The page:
HOHENAU -- Paraguay's national addiction is yerba mate, a holly bush that when ground to a coarse powder and steeped in scalding water creates a bitter, astringent tea. It would be mildest exaggeration to say that by noon every day, most Paraguayans have drunk more yerba mate by volume than most Americans drink of coffee in a week. The slavish devotion to the drink extends to all classes and ethnicities, including Europeans. Indeed, I have heard of only two Paraguayans who scorned the stuff. One was Bernhard Foerster, the Jew-mauling founder of New Germany, and the other was Josef Mengele.
Getting her jones.
The finest mate in Paraguay is grown here in Hohenau on plantations owned by descendants of Germans. Mengele lived in Hohenau for at least two years. For him not to have picked up a taste for the drink suggests a profound remove from the society where he was forced to live. Not to drink mate in Paraguay is like swearing off beer and pork-knuckle in Bavaria, or fish in Japan.
I think of this alienated abstinence -- its tiresome pickiness, its inflexibility -- because it contrasts so harshly with how people thought Mengele and Bormann lived on the lam. In Ladislas Farago's entertaining but semi-ridiculous Aftermath, he mentions a "heavily fortified island called El Dorado, in the Parana in southern Paraguay, guarded day and night by thirty men of [Mengele's] own SS guards." In another version, Bormann inhabits a fortress "in an uncharted region" of southern Paraguay called Waldner SS, protected by five blockhouses of praetorian guards assigned by Stroessner himself. These two mythical Nazis live like South American Prester Johns, regents of rich, hidden Aryan kingdoms. In still another version, this one The Boys from Brazil, Mengele is Gregory Peck, strong and confident in white suits and wood-paneled rooms, dispatching assassins to disembowel the young Steve Guttenberg when he gets too close:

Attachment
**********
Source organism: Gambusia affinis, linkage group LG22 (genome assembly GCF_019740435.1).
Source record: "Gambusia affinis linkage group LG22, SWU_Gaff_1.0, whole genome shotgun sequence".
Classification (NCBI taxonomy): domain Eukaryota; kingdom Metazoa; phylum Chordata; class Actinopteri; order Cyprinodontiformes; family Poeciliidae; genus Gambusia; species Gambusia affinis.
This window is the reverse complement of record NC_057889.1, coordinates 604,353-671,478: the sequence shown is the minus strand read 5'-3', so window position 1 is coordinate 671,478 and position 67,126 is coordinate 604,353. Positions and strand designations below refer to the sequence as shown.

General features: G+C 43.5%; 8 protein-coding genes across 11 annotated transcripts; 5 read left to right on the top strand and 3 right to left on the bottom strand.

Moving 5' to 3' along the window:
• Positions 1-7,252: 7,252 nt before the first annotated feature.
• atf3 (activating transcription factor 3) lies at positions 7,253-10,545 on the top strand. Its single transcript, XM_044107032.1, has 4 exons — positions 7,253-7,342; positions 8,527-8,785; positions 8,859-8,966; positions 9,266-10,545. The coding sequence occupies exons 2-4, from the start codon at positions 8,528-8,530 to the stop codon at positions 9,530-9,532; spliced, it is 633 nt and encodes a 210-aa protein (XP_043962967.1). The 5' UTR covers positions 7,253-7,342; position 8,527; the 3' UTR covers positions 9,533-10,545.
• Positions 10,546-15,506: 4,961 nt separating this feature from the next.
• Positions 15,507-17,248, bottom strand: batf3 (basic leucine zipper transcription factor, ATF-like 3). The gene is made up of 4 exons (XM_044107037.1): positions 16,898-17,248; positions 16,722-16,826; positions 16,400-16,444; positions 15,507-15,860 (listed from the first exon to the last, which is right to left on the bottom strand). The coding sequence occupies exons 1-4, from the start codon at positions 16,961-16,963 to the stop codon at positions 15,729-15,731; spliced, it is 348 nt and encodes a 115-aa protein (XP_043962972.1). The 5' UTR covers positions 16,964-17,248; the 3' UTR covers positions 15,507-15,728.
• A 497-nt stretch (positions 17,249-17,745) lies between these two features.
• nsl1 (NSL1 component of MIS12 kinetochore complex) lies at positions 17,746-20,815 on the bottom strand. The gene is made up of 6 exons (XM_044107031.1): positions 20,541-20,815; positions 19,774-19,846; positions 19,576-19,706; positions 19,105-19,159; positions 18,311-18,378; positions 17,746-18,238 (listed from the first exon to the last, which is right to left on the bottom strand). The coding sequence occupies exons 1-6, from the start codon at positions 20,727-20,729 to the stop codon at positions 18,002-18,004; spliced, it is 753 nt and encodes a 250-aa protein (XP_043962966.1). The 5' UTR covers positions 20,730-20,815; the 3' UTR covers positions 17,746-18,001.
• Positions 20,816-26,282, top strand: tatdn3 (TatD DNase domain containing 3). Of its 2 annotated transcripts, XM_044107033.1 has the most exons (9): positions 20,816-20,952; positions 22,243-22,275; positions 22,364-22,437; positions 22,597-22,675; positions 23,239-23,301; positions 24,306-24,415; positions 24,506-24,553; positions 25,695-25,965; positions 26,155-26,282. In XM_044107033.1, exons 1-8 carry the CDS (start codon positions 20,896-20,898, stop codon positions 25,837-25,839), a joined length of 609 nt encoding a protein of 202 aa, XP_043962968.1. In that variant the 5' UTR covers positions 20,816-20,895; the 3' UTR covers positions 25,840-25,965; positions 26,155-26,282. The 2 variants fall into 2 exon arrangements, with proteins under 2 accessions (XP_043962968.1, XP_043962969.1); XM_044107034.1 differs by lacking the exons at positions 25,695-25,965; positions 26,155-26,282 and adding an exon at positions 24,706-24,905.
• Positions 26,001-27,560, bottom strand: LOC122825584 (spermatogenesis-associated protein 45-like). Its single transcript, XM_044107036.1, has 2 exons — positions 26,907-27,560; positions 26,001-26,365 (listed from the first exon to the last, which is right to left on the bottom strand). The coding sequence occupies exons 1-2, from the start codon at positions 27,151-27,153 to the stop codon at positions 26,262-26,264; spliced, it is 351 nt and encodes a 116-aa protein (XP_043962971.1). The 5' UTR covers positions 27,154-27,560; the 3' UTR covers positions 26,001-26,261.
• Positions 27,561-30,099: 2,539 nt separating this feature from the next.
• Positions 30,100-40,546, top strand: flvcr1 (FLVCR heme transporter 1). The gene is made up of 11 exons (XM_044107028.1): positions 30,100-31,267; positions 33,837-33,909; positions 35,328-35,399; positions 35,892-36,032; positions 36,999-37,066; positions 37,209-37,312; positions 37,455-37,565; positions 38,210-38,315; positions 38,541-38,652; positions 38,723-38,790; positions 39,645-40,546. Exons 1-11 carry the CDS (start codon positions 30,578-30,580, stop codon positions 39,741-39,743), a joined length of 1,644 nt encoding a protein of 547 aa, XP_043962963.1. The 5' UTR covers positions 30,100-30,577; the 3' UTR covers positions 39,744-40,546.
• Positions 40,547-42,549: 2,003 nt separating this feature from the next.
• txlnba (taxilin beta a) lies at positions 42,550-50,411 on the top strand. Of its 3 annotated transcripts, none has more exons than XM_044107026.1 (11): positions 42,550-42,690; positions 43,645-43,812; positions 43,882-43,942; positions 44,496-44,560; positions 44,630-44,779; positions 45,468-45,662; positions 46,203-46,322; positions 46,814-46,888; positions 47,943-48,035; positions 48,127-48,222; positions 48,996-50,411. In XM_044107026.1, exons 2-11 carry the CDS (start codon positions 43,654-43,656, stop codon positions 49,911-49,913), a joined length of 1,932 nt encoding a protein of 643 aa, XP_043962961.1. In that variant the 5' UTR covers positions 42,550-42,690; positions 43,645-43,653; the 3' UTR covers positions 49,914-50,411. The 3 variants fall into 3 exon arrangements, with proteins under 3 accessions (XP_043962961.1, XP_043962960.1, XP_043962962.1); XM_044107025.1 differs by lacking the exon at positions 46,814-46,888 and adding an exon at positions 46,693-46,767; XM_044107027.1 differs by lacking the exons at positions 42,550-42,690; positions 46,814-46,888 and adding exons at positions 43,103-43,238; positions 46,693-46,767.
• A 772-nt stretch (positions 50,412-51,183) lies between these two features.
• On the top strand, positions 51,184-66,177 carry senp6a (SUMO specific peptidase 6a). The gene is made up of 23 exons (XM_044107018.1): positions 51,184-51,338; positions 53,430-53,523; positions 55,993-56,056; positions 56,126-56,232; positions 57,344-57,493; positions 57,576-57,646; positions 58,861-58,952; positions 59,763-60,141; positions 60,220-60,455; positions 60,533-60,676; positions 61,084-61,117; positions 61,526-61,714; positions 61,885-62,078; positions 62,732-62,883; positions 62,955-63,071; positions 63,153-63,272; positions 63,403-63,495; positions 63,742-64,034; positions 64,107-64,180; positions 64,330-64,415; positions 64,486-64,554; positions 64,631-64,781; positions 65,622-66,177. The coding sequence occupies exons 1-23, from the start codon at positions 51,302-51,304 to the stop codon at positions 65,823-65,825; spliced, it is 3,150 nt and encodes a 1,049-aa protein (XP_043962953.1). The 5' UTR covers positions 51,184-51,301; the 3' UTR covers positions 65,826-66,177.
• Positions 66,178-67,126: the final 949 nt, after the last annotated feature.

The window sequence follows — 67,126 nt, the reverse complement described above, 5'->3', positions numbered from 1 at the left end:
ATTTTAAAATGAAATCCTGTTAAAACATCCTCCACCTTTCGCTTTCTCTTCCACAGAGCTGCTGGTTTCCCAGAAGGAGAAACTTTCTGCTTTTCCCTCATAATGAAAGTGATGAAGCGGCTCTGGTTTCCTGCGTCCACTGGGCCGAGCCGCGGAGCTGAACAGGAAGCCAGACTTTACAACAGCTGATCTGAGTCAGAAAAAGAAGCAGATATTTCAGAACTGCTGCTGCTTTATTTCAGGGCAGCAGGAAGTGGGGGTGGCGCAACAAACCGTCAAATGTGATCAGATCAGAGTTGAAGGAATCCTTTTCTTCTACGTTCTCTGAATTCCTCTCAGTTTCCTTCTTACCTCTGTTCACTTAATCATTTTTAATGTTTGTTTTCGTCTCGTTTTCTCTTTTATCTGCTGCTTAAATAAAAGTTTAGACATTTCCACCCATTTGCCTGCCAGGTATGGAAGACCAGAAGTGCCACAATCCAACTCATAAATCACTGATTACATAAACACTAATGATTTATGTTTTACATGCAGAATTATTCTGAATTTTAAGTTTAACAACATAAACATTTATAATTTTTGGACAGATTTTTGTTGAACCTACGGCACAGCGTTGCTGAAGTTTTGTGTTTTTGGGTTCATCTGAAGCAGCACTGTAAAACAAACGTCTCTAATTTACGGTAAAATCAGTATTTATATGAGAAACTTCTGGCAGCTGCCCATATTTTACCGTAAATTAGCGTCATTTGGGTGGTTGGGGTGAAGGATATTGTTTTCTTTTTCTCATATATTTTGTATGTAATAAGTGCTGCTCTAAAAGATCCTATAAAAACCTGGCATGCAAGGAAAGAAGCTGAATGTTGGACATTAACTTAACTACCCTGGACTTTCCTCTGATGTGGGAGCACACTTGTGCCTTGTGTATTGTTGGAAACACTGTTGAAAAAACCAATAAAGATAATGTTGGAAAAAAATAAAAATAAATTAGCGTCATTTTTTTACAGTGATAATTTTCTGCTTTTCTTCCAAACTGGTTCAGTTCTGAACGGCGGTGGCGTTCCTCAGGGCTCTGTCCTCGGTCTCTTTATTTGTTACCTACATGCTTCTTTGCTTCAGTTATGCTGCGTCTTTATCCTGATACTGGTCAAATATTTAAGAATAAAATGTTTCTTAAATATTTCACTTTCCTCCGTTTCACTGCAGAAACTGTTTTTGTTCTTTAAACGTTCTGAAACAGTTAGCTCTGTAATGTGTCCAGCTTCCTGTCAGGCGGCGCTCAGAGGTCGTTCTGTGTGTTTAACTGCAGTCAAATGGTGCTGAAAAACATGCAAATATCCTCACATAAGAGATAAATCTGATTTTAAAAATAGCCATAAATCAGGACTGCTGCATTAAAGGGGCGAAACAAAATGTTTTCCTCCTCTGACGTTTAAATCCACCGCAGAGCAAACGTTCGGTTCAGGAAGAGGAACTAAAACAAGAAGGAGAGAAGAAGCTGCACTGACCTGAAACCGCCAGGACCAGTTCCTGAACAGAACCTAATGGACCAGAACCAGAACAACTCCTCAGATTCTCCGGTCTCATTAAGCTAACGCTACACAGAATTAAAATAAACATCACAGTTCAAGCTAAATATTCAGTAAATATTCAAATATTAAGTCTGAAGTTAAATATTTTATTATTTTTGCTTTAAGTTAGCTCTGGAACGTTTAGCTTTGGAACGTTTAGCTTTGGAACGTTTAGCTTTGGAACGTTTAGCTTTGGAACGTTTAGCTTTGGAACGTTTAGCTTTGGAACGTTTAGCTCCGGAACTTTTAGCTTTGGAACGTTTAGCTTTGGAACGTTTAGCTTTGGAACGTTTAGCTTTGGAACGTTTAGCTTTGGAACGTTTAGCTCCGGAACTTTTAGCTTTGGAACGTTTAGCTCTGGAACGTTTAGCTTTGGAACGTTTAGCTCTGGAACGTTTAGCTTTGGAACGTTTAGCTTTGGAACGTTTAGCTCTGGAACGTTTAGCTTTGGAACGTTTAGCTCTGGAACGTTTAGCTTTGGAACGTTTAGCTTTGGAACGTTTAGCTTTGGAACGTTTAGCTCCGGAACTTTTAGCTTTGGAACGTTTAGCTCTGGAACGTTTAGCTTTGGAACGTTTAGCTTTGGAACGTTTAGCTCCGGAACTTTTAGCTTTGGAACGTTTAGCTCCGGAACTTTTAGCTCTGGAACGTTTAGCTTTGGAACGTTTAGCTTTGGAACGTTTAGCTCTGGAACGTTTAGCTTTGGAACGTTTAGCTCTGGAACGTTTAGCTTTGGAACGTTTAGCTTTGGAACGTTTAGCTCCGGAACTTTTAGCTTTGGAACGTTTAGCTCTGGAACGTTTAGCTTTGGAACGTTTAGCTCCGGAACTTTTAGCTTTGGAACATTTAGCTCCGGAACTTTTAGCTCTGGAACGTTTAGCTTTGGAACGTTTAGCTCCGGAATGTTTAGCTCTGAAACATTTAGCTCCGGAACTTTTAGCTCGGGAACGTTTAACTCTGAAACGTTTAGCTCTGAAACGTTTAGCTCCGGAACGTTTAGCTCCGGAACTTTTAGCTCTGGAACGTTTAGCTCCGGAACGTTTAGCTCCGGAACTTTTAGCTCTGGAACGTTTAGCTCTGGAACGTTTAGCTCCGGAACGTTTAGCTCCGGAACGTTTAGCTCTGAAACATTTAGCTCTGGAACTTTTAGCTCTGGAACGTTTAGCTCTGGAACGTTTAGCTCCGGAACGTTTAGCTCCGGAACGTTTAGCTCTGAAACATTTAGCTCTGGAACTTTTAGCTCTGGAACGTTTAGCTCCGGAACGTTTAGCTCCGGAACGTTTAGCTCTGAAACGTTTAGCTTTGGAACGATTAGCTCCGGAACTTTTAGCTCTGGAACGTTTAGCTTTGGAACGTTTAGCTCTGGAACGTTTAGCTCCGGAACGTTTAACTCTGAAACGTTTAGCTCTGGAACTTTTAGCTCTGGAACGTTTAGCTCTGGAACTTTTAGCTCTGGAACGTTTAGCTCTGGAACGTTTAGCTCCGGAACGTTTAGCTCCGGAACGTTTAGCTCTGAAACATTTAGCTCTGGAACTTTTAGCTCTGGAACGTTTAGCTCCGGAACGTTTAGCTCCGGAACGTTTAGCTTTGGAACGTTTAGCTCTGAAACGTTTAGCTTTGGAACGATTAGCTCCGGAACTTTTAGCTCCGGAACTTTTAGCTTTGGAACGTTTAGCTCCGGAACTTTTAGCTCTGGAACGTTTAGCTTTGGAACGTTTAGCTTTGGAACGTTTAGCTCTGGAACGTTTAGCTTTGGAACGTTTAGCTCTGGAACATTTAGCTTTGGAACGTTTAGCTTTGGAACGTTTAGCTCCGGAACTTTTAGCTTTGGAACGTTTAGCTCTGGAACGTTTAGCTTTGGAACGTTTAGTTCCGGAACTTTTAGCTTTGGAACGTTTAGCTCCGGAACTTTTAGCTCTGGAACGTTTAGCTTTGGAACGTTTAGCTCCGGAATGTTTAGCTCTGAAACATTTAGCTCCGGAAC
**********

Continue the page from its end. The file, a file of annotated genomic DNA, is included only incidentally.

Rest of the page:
Young Jewish assassins tried to go find and kill Mengele, the stories went, but they ended up floating facedown along the banks of the Parana, their throats slit.